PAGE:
Basalt golf club expansion no sure bet | AspenTimes.com
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Basalt golf club expansion no sure bet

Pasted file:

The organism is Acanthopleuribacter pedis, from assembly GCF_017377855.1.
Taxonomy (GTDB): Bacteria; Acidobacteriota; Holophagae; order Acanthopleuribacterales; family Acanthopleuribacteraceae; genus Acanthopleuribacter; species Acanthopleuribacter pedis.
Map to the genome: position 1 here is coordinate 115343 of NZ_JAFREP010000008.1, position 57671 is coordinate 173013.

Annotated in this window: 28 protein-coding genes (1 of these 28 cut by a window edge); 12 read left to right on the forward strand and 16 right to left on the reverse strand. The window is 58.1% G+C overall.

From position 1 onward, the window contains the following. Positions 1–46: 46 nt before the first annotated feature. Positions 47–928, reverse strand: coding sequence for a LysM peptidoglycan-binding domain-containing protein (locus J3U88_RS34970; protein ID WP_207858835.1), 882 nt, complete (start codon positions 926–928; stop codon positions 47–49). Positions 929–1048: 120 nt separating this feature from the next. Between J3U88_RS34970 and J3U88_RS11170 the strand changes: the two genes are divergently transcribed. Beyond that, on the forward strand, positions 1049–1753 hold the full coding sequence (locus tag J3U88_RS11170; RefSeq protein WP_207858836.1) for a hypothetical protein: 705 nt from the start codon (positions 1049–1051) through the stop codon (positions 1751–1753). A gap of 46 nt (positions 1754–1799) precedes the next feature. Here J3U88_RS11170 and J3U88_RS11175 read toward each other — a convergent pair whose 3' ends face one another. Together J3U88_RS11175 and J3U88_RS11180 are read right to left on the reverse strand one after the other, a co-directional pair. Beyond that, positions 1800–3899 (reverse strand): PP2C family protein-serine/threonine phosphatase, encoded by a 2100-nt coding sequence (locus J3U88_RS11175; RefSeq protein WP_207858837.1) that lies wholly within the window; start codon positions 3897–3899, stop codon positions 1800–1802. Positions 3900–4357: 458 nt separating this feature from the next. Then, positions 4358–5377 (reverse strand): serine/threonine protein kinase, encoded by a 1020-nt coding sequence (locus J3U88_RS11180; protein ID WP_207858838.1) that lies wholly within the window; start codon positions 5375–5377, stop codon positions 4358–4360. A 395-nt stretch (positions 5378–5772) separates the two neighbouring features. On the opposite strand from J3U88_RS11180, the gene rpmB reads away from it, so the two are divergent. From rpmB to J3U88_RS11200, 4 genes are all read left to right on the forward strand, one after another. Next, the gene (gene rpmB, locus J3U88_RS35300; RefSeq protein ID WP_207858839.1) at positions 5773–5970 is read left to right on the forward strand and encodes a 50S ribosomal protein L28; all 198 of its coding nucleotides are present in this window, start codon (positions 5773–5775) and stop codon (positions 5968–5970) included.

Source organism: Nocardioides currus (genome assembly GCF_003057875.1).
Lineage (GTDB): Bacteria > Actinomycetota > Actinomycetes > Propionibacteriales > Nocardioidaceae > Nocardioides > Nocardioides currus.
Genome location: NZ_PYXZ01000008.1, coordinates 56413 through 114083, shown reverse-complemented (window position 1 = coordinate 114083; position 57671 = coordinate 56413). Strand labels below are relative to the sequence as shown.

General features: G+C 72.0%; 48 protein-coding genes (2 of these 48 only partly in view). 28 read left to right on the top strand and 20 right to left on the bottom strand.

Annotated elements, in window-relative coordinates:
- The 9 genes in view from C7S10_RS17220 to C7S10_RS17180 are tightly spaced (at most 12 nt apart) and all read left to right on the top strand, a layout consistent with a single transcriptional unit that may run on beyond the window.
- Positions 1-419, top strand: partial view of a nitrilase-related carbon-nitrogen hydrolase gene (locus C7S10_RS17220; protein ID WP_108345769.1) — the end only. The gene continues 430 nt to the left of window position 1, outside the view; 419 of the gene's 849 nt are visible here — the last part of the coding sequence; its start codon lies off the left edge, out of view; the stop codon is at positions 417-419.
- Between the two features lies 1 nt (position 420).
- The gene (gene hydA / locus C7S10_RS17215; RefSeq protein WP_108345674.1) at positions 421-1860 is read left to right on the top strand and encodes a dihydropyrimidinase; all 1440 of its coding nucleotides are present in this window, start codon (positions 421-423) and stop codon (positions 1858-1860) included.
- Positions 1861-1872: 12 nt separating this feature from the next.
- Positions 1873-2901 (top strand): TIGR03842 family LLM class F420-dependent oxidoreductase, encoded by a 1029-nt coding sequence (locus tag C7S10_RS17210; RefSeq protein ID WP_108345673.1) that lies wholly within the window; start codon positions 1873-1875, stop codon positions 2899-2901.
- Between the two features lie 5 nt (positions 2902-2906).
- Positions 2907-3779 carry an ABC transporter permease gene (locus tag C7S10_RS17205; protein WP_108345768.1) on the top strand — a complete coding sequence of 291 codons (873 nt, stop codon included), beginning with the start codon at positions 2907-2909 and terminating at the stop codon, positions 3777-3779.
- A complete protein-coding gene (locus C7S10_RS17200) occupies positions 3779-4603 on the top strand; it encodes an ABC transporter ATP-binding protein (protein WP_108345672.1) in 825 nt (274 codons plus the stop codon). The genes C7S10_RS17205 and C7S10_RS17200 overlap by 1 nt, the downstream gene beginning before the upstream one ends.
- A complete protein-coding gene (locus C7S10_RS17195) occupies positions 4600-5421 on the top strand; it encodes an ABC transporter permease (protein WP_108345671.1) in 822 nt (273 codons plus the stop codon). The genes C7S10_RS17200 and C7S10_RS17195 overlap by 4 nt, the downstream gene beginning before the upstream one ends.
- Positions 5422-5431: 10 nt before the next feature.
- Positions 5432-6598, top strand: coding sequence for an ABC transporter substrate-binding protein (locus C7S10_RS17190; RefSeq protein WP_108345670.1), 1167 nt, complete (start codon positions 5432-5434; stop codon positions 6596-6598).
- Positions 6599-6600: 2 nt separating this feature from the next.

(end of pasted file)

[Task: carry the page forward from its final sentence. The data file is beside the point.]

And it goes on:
Basalt’s Roaring Fork Club dropped a nine-hole golf course from its expansion proposal but inadvertently added some roughs and hazards.The private golf and fishing club’s plan to expand onto 200 acres between Elk Run subdivision and Holland Hills got a tepid reception Wednesday night at a joint meeting of the Basalt Town Council and planning commission.The reworked expansion plan increases the proposed number of luxury cabins from 24 to 32, the number of single-family home lots on the Guido Meyer ranch from 10 to 15, and affordable housing units from 34 to 36.The proposal also calls for 28,500 square feet of commercial support services, such as a 12,000-square-foot administration and receiving area and a 9,000-square-foot spa, as well as 32,000 square feet of parking, golf cart parking and storage. Some council members and planning commissioners pondered whether that level of development would be compatible with the town master plan’s goal of allowing only “rural” development in that area.”There’s a lot going on. I don’t know how we could refer to this as rural development,” said planning commission member Jen Seal Cramer.Roaring Fork Club managing partner Jim Light said his group amended the expansion plan to try to respond to feedback from town officials last fall. In those earlier meetings, some town officials questioned whether nine more holes of golf were really needed, Light noted.The club responded by altering the golf plan. Rather than a traditional nine holes, two to four par-three holes are proposed, along with greens, bunkers and other features to practice putting, chipping and such. A golfing and fly-fishing center is part of the plan, along with a kids’ camp.”In some respects, this feels a little more intense than it did before,” said Bill Maron, chairman of the planning commission.The new plan also feels “less cohesive” than the old plan, Maron said. “It seems like lots of little pieces here and here and here,” he said.Town Councilman Glenn Rappaport said the old plan seemed “more compatible” with the town’s master plan. Rappaport stopped short of calling the amended proposal incompatible, but he said it might not fit in as well.The project might not be rural-type growth and it might not be urban, Rappaport said. “It’s in that gray area for me,” he said. From the developers’ perspective, the new plan includes several community enhancements that should make it more attractive. “We feel that we had a very good proposal to begin with, but the amended plan has enhancements suggested by the town of Basalt and its citizens during the review process,” said a letter from the developers to the council.Those include an estimated $1.13 million in real estate transfer assessments over the next decade; the donation of an acre of new land for the town cemetery; and a donation of five acres for the 36-unit employee housing project.Light and his partners have agreed to supervise development of that housing. Funding still has to be worked out. The project was touted as replacement housing for the Pan and Fork Mobile Home Park, 36 trailer homes town studies identified as “in harm’s way” of a potential major flood.Perhaps the biggest advantage going for the project is the potential economic boost for Basalt. The club is already widely regarded as an “economic driver” for Basalt.”Adding new cabins we hope will just add to that,” said Jeff Jones, project manager for the club. The first phase of the project included 48 cabins sprinkled among the 18 golf holes. Two-thirds of those are wholly owned and the remainder were sold in fractional ownership. The club also draws people to Basalt who are members but don’t own real estate.The club’s owners and members account for a lot of people who eat in Basalt’s restaurants and shop in its stores, Jones said.Although the reaction from most town officials was tepid, it was far from a rejection of the proposal. The board members decided they need additional joint meetings to hash out whether the project represents the type of growth that is appropriate for the site.Scott Condon’s e-mail address is scondon@aspentimes.com


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